President Donald Trump meets with China’s President Xi Jinping at the start of their bilateral meeting at the G20 leaders summit in Osaka, Japan, June 29, 2019.
Kevin Lemarque | Reuters
The trade agreement President Donald Trump signed with China on Wednesday includes provisions on intellectual property enforcement and protections against forced technology transfers.
The two issues could have important consequences on the technology industry, which itself has a tenuous relationship with China due to suspicions over how officials can access data housed there.
The U.S. and China agreed that people from each country will “be able to operate openly and freely in the jurisdiction of the other Party without any force or pressure from the other Party to transfer their technology to persons of the other Party.” Any transfers of technology or licenses between people of each country must be voluntary, according to the agreement.
The countries also agreed to a provision to prevent either state from directing or supporting domestic companies from acquiring foreign technology in sectors and industries “that create distortion.” This provision gets to the heart of new rules unveiled by the Treasury Department on Monday that attempt to provide further scrutiny over foreign investments in U.S. companies for national security reasons. The rules would require more transactions between foreign investors and U.S. firms to seek clearance from the Committee on Foreign Investment in the United States.
CFIUS has already cracked down Chinese investments of this sort. Last year, health tech start-up PatientsLikeMe was forced to find a buyer after CFIUS forced its Chinese majority owner to divest its stake, CNBC reported in April.
Here’s what the trade agreement says about forced tech transfer:
Natural or legal persons (“persons”) of a Party shall have effective access to and be able to operate openly and freely in the jurisdiction of the other Party without any force or pressure from the other Party to transfer their technology to persons of the other Party.
2. Any transfer or licensing of technology between persons of a Party and those of the other Party must be based on market terms that are voluntary and reflect mutual agreement.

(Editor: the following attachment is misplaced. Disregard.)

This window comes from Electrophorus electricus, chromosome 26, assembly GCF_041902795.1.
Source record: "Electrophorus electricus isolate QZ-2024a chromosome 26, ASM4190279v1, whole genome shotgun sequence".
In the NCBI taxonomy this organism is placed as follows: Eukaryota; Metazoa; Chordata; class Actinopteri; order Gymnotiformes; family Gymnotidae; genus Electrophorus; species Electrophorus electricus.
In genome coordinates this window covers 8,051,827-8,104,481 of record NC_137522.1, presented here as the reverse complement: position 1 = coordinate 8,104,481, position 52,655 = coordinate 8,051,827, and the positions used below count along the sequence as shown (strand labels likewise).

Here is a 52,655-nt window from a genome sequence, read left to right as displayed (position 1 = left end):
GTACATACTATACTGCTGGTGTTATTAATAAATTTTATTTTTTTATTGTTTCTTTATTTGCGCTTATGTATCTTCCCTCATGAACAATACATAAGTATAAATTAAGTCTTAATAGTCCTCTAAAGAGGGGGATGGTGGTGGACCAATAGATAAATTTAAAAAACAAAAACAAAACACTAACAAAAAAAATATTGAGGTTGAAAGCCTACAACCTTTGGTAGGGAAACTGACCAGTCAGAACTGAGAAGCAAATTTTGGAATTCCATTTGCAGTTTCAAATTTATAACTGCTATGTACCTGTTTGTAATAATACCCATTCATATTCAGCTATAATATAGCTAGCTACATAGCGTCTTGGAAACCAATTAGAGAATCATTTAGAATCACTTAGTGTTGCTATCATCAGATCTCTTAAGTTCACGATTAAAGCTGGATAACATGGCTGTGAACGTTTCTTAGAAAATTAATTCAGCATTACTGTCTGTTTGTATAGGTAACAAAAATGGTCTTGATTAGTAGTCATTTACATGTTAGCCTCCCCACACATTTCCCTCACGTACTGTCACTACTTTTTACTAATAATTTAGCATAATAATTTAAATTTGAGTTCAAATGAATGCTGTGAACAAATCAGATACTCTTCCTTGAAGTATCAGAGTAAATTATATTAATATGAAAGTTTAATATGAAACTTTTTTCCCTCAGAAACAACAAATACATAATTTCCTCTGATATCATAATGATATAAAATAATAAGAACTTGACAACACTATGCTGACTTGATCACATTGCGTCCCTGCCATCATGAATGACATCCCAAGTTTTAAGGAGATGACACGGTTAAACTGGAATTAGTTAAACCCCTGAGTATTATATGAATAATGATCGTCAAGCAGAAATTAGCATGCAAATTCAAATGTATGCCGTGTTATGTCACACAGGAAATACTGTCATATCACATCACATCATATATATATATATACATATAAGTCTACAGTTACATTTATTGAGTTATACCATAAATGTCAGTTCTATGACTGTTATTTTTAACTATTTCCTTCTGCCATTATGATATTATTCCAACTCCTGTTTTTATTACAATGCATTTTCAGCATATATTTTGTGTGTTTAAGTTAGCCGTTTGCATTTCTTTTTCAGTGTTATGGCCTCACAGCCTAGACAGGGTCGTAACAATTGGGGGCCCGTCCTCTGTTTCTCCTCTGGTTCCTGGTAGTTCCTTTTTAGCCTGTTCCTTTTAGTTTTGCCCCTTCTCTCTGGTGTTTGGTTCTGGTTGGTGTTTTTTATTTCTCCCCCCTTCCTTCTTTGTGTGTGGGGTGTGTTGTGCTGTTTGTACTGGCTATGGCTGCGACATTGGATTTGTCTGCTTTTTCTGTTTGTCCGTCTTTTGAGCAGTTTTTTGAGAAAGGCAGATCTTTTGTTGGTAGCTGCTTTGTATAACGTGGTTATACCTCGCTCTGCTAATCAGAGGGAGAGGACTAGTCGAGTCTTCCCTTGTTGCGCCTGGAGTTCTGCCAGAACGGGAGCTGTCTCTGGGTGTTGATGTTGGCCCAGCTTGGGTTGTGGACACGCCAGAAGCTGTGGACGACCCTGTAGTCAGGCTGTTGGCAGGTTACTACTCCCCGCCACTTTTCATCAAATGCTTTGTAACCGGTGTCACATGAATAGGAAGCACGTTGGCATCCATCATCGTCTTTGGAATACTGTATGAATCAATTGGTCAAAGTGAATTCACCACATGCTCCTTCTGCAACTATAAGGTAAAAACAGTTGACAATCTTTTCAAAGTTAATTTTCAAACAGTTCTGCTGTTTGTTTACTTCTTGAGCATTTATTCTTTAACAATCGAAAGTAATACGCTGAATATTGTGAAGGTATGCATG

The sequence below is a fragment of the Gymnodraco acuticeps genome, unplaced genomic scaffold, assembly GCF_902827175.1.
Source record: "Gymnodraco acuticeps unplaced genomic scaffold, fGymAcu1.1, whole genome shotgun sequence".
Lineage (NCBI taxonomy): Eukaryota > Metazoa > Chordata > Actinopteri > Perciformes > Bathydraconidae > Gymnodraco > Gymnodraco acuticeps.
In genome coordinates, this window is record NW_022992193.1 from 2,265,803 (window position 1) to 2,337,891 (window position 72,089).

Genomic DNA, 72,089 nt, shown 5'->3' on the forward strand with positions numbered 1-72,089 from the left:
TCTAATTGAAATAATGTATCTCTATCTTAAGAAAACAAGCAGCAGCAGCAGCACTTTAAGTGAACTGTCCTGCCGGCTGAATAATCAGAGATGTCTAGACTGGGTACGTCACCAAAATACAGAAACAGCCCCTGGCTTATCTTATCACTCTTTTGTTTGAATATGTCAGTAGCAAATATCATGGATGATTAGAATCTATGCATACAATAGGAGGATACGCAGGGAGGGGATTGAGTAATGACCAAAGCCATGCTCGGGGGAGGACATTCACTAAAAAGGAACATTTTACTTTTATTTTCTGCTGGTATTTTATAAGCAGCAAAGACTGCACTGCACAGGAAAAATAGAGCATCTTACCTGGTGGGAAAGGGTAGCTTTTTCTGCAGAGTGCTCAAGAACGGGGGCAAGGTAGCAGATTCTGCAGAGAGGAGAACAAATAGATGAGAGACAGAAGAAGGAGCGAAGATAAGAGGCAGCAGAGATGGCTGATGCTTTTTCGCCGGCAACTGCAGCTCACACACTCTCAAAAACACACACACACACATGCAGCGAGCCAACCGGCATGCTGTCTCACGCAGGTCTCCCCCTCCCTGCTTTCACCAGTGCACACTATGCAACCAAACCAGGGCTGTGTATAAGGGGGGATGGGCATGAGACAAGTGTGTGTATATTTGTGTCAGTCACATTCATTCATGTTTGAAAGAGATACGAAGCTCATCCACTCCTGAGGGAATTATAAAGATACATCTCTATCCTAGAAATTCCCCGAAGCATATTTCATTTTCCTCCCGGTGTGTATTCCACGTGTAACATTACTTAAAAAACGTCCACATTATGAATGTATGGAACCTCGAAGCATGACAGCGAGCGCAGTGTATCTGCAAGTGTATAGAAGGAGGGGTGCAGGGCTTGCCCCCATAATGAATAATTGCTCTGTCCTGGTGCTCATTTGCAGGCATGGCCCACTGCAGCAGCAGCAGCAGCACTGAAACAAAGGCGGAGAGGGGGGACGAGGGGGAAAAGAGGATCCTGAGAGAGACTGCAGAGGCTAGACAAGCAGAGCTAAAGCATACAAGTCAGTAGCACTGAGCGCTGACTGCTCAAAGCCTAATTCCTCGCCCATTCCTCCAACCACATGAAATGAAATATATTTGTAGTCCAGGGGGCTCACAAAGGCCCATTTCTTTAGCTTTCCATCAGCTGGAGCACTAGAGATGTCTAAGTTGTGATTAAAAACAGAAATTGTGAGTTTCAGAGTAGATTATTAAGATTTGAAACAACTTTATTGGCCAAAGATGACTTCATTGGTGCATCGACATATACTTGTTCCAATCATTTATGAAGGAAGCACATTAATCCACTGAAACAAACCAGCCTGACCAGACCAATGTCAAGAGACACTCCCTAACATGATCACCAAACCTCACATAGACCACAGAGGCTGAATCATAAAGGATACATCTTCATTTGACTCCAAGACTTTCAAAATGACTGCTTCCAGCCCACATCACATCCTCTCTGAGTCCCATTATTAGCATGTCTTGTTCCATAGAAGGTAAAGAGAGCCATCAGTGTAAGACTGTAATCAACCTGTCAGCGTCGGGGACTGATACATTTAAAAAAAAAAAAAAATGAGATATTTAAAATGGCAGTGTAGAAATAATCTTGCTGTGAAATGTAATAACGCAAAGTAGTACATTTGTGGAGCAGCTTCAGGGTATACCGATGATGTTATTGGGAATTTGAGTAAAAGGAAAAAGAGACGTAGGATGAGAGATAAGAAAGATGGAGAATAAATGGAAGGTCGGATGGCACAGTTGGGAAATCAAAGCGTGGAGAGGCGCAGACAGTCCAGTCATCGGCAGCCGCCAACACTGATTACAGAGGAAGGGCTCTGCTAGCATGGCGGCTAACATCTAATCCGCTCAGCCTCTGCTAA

3. A Party shall not support or direct the outbound foreign direct investment activities of its persons aimed at acquiring foreign technology with respect to sectors and industries targeted by its industrial plans that create distortion.
Neither Party shall require or pressure persons of the other Party to transfer technology to its persons in relation to acquisitions, joint ventures, or other investment transactions
China also agreed to create an action plan to “strengthen intellectual property protection aimed at promoting its high-quality growth” within 30 working days after the deal goes into effect. Both countries agreed to “determine the appropriate method of implementing the provisions of this Agreement within its own system and practice.”
Here’s what the agreement says about IP enforcement:
Each Party shall determine the appropriate method of implementing the provisions of this Agreement within its own system and practice. If necessary, each Party shall provide suggestions for the amendment of laws to its legislative body according to its domestic legislation procedure. Consistent with the Bilateral Evaluation and Dispute Resolution Chapter, each Party shall ensure that its obligations under this Agreement are fully implemented.
Within 30 working days after the date of entry into force of this Agreement, China will promulgate an Action Plan to strengthen intellectual property protection aimed at promoting its high-quality growth. This Action Plan shall include, but not be limited to, measures that China will take to implement its obligations under this Chapter and the date by which each measure will go into effect.